Sunlight is known to affect the onset and course of MS. Much of the research into sunlight has looked at the effects of vitamin D, however, UV radiation may also play a key role. Professor Prue Hart from the Telethon Kids Institute in Western Australia is examining whether exposure to UV radiation may be associated with suppression of the immune system. Mr Will Kermode will undertake a vacation scholarship under the supervision of Professor Hart in order to study the effects of exposure to UV radiation in mice.
There is evidence that MS frequency increases with latitude and reduced sun exposure. Using a number of different analysis techniques, Mr Kermode will study receptors in bone marrow stem cells in mice exposed to UV radiation, and determine the effects on the immune system and identify any benefits for lowering immune activity and potentially reducing MS severity. In particular, this project will look at whether any particular chemical drug compounds are able to replicate the effects of UV exposure, in order to identify potential new treatment options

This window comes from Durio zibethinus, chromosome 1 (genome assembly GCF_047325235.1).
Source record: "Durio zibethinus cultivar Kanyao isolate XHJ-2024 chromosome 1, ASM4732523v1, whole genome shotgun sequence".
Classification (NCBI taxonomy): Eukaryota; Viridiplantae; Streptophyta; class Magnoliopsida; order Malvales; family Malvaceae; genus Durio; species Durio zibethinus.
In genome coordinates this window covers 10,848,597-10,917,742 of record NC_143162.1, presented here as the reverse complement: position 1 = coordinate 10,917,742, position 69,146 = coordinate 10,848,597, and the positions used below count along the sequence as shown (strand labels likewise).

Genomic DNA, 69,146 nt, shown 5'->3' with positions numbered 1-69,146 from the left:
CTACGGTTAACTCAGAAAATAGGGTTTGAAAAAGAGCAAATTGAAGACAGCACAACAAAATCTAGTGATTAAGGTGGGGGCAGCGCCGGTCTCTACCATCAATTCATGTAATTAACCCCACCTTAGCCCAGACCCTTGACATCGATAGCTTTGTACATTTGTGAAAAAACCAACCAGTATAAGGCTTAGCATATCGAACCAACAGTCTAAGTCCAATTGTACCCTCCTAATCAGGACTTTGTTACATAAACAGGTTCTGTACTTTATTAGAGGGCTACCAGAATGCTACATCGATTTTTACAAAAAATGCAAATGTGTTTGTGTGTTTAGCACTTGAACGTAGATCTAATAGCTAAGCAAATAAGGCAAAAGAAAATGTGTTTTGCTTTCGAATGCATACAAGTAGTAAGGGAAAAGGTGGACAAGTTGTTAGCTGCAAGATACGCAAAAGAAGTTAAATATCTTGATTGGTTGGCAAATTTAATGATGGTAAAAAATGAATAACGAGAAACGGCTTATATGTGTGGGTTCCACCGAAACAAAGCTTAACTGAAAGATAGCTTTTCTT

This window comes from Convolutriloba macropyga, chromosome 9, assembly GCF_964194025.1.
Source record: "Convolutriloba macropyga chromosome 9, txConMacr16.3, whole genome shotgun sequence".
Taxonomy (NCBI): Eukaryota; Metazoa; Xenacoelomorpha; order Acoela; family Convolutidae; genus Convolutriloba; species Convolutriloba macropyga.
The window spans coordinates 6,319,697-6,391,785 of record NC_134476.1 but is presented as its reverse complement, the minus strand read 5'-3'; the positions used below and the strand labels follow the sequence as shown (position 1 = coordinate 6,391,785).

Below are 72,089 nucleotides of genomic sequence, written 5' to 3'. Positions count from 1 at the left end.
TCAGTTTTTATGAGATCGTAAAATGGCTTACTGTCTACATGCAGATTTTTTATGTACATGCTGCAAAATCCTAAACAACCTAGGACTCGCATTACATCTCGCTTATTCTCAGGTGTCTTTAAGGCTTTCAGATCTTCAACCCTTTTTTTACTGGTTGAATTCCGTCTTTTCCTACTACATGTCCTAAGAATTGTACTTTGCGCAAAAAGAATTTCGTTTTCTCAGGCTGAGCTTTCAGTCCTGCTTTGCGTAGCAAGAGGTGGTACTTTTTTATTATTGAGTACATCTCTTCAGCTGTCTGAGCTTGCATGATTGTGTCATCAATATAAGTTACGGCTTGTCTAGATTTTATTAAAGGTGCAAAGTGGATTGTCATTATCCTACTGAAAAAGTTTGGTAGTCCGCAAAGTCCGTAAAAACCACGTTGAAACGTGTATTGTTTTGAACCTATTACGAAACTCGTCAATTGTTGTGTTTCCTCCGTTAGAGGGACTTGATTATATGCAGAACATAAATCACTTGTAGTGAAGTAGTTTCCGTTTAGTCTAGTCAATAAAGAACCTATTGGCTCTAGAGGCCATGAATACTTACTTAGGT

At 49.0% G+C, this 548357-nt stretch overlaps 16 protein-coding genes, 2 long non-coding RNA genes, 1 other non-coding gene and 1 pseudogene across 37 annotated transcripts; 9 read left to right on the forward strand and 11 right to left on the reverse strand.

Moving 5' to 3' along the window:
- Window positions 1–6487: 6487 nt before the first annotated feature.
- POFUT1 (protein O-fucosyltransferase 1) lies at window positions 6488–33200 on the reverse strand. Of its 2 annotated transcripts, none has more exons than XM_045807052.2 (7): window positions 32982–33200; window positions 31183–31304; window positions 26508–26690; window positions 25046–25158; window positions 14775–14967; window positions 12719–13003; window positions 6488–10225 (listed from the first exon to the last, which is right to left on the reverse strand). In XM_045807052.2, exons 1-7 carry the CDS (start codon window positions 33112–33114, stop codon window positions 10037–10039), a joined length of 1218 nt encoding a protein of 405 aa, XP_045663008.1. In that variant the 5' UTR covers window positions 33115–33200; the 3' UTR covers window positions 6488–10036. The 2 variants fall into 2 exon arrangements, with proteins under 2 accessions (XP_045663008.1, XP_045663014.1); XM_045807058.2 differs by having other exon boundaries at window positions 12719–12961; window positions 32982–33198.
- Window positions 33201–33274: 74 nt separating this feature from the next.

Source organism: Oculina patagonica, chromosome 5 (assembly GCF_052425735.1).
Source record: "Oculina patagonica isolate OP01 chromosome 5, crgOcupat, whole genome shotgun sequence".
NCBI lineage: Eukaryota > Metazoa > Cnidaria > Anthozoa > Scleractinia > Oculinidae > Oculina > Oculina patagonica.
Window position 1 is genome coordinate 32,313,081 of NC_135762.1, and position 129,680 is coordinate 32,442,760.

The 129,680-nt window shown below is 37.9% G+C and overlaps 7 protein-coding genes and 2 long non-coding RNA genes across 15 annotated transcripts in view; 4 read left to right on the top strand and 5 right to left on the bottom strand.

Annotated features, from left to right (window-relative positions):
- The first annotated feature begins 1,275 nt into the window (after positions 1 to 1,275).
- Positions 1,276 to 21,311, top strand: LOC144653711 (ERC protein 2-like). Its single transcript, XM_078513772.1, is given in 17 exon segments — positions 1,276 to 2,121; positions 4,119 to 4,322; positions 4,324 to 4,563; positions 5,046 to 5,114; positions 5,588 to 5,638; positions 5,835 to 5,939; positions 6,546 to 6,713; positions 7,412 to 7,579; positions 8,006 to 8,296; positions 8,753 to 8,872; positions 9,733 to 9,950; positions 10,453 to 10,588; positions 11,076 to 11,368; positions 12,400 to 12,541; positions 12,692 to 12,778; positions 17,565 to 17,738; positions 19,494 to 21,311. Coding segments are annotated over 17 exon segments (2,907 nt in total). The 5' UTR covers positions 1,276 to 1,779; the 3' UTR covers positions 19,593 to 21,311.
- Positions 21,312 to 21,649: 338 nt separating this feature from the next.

Using a laboratory model, this project attempted to determine the one of the mechanisms by which UV light acts on the immune system via stem cells in the bone marrow. The short project focussed on one pathway which involves prostaglandin E2. Mr Kermode showed that when the prostaglandin E2 pathway was blocked the action of UV on the immune system remained, suggesting that other pathways are also at work and prostaglandin E2 only partially mediates the effect of UV. Due to technical challenges encountered during this project, further experiments are required to confirm this finding.
Updated: 24 April 2015
Updated: 02 January, 2015